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Mean HIV-RNA plasma levels declined rapidly from baseline by −2.95, −2.76 and −2.67 log10 copies/ml within the first 16 weeks of therapy and this reduction in viral load was sustained, with mean decreases of −3.07, −2.98 and −2.88 log10 copies/ml at week 168 in the efavirenz, zidovudine plus lamivudine, efavirenz plus indinavir and indinavir, zidovudine plus lamivudine groups, respectively. Higher baseline plasma HIV-RNA levels significantly diminished the virological response rate of patients in the two indinavir-containing regimens, but did not effect antiviral activity in those who received efavirenz, zidovudine plus lamivudine. Maximal viral suppression (viral load < 50 copies/ml) at week 168 for patients with baseline viral loads less than 100 000 copies/ml was 44% in the efavirenz, zidovudine plus lamivudine group, 38% in the efavirenz plus indinavir group, and 25% in the indinavir, zidovudine plus lamivudine group. For those patients with baseline viral loads between 100 000 and 300 000 copies/ml, maximal viral suppression was 38, 26 and 20%, and for those with baseline viral loads greater than 300 000 copies/ml, virological response rates were 46, 9 and 19%, respectively. At week 168, the median CD4 cell counts (cells/μl) were 636 (efavirenz, zidovudine plus lamivudine), 647 (efavirenz plus indinavir), and 593 (indinavir, zidovudine plus lamivudine).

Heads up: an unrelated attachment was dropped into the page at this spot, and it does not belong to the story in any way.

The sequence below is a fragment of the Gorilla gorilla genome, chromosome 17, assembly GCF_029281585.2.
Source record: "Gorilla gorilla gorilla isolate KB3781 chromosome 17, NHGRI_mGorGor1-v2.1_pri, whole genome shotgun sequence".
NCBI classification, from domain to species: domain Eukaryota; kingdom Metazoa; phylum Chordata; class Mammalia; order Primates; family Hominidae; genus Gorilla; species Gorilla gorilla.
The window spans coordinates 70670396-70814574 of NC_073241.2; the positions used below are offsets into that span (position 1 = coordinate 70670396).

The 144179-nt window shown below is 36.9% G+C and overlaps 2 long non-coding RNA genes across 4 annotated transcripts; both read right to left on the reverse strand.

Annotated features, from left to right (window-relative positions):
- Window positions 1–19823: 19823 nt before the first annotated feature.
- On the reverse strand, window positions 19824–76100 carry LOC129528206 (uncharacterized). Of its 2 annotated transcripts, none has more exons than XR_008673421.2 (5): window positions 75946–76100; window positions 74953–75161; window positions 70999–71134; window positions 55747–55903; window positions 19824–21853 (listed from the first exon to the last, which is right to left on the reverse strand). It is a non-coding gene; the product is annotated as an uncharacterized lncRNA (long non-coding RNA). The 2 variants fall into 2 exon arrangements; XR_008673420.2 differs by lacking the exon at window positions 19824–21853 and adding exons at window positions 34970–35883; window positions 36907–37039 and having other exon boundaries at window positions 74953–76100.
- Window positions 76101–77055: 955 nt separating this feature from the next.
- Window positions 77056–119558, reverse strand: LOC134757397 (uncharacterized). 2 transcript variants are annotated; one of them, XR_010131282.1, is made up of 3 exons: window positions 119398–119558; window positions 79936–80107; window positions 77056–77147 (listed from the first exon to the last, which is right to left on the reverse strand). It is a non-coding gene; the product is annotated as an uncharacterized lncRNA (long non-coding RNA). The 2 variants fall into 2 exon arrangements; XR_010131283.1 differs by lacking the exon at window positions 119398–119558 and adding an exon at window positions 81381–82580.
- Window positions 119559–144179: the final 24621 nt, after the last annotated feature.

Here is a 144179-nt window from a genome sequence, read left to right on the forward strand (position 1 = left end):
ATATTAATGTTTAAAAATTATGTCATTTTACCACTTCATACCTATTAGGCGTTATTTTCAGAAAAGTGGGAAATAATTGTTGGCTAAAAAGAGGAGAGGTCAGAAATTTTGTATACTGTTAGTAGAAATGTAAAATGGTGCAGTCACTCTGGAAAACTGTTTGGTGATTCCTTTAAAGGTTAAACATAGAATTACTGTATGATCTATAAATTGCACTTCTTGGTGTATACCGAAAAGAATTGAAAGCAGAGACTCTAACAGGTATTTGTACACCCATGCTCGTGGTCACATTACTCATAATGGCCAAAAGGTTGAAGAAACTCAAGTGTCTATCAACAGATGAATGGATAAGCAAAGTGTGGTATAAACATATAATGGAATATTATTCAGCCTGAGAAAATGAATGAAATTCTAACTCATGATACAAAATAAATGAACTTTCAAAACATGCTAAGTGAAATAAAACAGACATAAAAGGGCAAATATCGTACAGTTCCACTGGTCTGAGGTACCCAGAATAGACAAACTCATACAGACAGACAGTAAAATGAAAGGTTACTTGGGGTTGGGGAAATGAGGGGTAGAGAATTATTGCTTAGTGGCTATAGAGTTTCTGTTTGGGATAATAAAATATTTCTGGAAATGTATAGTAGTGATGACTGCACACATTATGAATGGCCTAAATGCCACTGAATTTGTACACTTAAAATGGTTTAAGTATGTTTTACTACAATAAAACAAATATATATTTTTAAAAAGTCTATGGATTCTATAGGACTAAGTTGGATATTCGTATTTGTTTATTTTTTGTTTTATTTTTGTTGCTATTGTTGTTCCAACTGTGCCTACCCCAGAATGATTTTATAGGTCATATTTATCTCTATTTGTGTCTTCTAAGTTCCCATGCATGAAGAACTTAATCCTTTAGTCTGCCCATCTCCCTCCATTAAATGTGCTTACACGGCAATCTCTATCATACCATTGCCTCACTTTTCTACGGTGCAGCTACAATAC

The incidence, frequency, and severity of adverse events were consistent with those established for the study drugs. Treatment-related adverse events (TRAE), grade 2–4, which occurred with 5% or greater frequency in any regimen are shown in Table 1. Patients receiving indinavir, zidovudine plus lamivudine reported the highest percentage (34%) of grade 3/4 TRAE compared with 24 and 22% in the efavirenz, zidovudine plus lamivudine and efavirenz plus indinavir groups, respectively. The most common TRAE (all grades) in the indinavir, zidovudine plus lamivudine patients were hyperbilirubinemia (17%), nausea (54%), fatigue (22%), vomiting (24%), diarrhoea (18%), and renal calculus (5%); in the efavirenz, zidovudine plus lamivudine group, nausea (31%), dizziness (30%), diarrhoea and vomiting (15%), and granulocytopenia (5%). The incidence of treatment-related neurological symptoms (grade 2 or higher) within the first 24 weeks of therapy was highest in patients receiving efavirenz (> 50%), as was maculopapular rash. After 24 weeks, the incidence of these symptoms was comparable in all groups. Symptoms were usually transient and not treatment limiting. One or more treatment-related psychiatric symptoms (aggressive reaction, suicide attempt, manic reaction, paranoid reaction, psychosis, grade 3/4 depression) were reported in 8% of efavirenz, zidovudine plus lamivudine patients, 5% of efavirenz plus indinavir patients and 3% of indinavir, zidovudine plus lamivudine patients. Grade 3/4 depression occurred in 4% of patients taking efavirenz, zidovudine plus lamivudine. New-onset grade 3 (more than five times the upper limit of normal) transaminase elevations occurred in 5–8% of patients among all groups. Patients who were co-infected with hepatitis B or C and treated with efavirenz (n = 137) experienced more grade 3/4 transaminase abnormalities than their hepatitis co-infected counterparts (n = 84) treated with indinavir, zidovudine plus lamivudine. The higher risk of liver enzyme abnormalities in the co-infected efavirenz-treated patients did not translate into more frequent discontinuations as a result of hepatic and biliary system disorders. Hepatitis co-infected patients with abnormal liver enzymes at baseline appeared to be more likely to experience grade 3/4 transaminase and gamma glutamyltransferase abnormalities than patients with normal liver enzymes. Lipodystrophy was not systematically assessed, but was reported as an adverse event in 3, 4 and 5% of patients treated with efavirenz, zidovudine plus lamivudine, efavirenz plus indinavir and indinavir, zidovudine plus lamivudine, respectively. Other lipodystrophy-associated adverse events occurred in 2% or fewer of patients in all regimens, except obesity, which occurred in 3% of patients in both efavirenz-containing regimens and 4% of patients in the indinavir, zidovudine plus lamivudine regimen. Sixteen deaths were reported during the study, of which one in the indinavir, zidovudine plus lamivudine group was considered to be possibly related to study treatment (hepatic failure).